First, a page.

Our latest blog post is from Katie Major-Smith, a PhD Candidate at Plymouth Marjon University. Katie is requesting that Bristolians take part in a short survey on their food choices, particularly in relation to meat, dairy and palm oil. This research will improve our understanding of what influences peoples’ food choices in Bristol, and aims to help make our food systems more sustainable.
Needless to say, I love food. Food is an important part of my life – I love tending to the small vegetable patch in my garden, trying new dishes and baking sweet treats. Even phone conversations with family members often end up being about what we’re all having for dinner! This love of food made me start exploring how food is produced globally and understand the complexities of our food systems. It was this passion for food that made me undertake a PhD on sustainable food at Plymouth Marjon University.
Food is one of the most important commodities we produce. Responsible for feeding a growing population, our food systems are vital for ending food poverty, enhancing food security, combating malnutrition and supporting livelihoods. Having already increased by 30% per capita since 1961, the Food and Agriculture Organisation of the United Nations estimates that food production will need to double by 2050 to meet the global demands of our growing population. However, increasing food production is having a big impact on the environment and biodiversity.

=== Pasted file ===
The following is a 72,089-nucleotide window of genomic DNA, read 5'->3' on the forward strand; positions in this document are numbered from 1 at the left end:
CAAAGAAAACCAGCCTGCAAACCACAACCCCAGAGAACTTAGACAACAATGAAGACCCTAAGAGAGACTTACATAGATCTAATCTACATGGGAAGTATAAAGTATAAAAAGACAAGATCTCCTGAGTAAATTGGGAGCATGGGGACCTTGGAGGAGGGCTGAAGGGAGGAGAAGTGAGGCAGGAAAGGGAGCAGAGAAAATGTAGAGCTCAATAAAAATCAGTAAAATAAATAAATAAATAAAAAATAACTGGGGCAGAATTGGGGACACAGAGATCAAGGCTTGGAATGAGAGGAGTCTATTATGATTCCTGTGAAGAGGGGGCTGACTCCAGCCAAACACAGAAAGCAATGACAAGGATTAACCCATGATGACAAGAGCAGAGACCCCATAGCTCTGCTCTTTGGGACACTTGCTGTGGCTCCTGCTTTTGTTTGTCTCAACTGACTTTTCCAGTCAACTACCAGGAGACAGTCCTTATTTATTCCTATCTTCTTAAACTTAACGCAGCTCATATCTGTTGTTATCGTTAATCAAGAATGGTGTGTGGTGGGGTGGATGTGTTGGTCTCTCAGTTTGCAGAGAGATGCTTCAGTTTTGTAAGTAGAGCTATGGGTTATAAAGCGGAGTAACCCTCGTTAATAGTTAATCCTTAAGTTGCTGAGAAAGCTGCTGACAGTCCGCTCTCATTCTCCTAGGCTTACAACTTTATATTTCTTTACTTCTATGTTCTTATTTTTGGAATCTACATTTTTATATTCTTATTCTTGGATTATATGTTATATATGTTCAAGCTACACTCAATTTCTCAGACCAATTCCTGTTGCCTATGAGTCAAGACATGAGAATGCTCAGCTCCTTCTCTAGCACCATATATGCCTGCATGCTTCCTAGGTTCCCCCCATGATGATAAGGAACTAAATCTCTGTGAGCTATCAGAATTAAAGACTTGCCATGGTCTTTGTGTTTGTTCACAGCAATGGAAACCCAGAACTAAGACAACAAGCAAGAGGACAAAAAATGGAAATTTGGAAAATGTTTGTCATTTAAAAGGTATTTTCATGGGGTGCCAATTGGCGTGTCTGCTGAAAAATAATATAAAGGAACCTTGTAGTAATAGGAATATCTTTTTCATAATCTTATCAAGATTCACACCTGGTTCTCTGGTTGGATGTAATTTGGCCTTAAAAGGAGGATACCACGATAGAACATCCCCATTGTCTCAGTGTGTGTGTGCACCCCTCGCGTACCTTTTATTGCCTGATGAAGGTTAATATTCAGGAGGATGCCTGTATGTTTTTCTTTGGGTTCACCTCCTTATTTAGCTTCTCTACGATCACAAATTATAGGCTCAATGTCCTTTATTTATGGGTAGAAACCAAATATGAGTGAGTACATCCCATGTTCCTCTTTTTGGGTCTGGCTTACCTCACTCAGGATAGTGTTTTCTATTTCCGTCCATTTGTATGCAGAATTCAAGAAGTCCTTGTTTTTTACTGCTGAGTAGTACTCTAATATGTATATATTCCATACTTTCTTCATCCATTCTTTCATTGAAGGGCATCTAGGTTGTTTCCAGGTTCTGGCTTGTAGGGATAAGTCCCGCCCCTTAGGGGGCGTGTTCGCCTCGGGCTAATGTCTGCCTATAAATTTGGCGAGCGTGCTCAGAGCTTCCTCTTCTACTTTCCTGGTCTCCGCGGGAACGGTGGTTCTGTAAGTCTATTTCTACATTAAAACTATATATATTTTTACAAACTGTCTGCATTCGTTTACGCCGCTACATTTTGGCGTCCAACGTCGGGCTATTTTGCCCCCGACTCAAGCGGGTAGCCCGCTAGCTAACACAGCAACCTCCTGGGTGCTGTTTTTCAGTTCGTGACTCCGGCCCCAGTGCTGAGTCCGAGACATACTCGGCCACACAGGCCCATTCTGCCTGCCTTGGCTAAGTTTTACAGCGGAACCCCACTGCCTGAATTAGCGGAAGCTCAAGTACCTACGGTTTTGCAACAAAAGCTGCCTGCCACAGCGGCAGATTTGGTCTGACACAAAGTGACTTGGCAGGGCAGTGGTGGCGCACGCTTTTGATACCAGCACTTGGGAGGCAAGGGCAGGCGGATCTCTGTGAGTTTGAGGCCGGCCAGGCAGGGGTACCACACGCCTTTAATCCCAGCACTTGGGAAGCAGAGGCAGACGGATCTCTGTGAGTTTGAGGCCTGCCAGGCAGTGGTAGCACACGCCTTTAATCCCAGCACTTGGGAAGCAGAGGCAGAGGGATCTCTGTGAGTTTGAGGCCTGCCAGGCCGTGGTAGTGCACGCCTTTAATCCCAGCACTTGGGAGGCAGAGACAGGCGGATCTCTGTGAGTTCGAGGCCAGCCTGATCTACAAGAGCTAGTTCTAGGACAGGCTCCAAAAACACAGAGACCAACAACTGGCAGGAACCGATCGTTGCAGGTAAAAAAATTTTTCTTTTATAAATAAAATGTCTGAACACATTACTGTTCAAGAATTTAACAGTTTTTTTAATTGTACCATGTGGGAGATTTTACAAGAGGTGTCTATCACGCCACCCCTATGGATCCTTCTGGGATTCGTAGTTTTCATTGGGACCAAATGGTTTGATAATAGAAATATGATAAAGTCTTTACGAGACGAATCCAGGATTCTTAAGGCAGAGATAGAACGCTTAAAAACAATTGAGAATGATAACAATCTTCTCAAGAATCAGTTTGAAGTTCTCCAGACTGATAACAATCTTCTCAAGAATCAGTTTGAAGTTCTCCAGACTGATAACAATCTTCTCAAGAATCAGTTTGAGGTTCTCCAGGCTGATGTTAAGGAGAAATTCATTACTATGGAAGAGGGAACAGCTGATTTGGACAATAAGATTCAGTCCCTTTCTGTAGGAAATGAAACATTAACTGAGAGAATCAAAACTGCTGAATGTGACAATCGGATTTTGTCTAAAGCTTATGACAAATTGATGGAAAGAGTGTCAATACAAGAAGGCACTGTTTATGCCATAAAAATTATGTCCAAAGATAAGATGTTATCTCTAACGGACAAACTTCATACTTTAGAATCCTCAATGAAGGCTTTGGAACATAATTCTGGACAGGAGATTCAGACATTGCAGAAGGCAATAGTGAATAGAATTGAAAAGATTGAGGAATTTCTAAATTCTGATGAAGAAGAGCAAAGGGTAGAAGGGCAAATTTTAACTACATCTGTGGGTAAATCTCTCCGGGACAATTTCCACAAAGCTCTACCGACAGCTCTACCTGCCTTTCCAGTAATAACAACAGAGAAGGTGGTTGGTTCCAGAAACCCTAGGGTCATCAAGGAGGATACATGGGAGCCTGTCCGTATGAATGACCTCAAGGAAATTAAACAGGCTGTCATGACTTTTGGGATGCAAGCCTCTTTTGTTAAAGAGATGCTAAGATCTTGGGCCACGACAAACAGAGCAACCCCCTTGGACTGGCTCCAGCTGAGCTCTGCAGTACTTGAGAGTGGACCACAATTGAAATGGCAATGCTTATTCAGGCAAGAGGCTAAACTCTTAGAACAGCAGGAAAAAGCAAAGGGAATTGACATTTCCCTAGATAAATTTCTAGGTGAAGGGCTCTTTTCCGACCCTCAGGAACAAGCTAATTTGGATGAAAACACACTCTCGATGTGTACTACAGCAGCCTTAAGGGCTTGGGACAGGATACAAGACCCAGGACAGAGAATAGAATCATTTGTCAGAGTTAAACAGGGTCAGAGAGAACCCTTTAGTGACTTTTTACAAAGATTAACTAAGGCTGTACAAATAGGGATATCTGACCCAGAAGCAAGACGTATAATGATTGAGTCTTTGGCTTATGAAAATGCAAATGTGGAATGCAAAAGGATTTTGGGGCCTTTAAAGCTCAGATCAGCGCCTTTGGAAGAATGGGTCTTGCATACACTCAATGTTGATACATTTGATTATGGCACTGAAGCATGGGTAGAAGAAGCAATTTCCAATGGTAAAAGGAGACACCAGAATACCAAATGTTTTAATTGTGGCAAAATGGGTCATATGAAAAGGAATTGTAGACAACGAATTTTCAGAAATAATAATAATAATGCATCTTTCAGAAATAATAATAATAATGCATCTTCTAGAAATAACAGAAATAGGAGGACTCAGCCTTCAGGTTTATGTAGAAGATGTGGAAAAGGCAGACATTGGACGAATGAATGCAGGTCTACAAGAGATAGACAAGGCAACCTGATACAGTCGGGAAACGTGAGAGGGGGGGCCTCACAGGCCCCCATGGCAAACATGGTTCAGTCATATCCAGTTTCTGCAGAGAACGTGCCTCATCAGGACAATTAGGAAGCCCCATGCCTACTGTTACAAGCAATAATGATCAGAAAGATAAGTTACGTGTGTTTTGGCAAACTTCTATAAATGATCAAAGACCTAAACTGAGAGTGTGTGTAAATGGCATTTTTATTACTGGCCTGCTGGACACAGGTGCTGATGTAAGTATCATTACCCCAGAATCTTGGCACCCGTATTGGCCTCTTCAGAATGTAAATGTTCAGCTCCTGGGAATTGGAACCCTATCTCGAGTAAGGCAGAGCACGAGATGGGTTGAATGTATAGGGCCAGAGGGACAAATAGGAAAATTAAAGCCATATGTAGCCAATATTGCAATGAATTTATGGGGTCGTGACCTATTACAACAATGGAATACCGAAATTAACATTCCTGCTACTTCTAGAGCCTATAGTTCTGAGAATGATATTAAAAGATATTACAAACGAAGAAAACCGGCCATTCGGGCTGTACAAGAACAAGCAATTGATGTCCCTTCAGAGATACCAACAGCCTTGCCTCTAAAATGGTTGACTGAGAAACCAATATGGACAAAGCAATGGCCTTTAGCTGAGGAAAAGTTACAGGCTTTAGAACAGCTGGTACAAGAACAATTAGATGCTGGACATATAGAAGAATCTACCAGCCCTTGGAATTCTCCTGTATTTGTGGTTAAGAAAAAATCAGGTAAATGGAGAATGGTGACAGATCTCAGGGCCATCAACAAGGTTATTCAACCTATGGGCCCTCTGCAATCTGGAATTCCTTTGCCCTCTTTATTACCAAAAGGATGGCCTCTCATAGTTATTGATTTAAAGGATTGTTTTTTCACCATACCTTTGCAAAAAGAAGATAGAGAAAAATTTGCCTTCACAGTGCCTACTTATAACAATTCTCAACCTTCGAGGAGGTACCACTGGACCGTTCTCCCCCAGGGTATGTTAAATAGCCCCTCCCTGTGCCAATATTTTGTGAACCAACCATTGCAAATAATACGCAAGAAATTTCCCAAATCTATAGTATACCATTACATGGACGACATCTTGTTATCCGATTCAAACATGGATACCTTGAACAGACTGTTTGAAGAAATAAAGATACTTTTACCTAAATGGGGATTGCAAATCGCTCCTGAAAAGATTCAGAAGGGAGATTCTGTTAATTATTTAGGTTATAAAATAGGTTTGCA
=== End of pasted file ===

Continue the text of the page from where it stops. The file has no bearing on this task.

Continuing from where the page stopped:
My PhD is exploring the complexities of food production by examining the sustainability of our food systems. Part of my research is focusing specifically on Bristol. Having lived in Bristol for six years, I appreciate the strong food scene that Bristol has and the amazing food-related work being carried out across the city – it is great that Bristol has been awarded Gold Sustainable Food City status. There are also a diverse range of diets practised across the city making it an exciting place to conduct my research.
For this research I am examining the factors influencing the food choices made by Bristolians, particularly in relation to meat, dairy and palm oil, and their plant-based alternatives. It is hoped that the findings from this research will help improve our understanding of the barriers and drivers people face when consuming food and help make our future food systems both in Bristol and nationally more sustainable.
If you are interested in helping out with this research, you can share what influences your food choices by taking part in the following short survey. All diet types are welcome!
By setting the wheels in motion now, together we can transform the future of food in our city, building in resilience over the next decade. So, what change do you want see happen that will transform food in Bristol by 2030? Do you already have an idea for how Bristol can make this happen? Join the conversation now.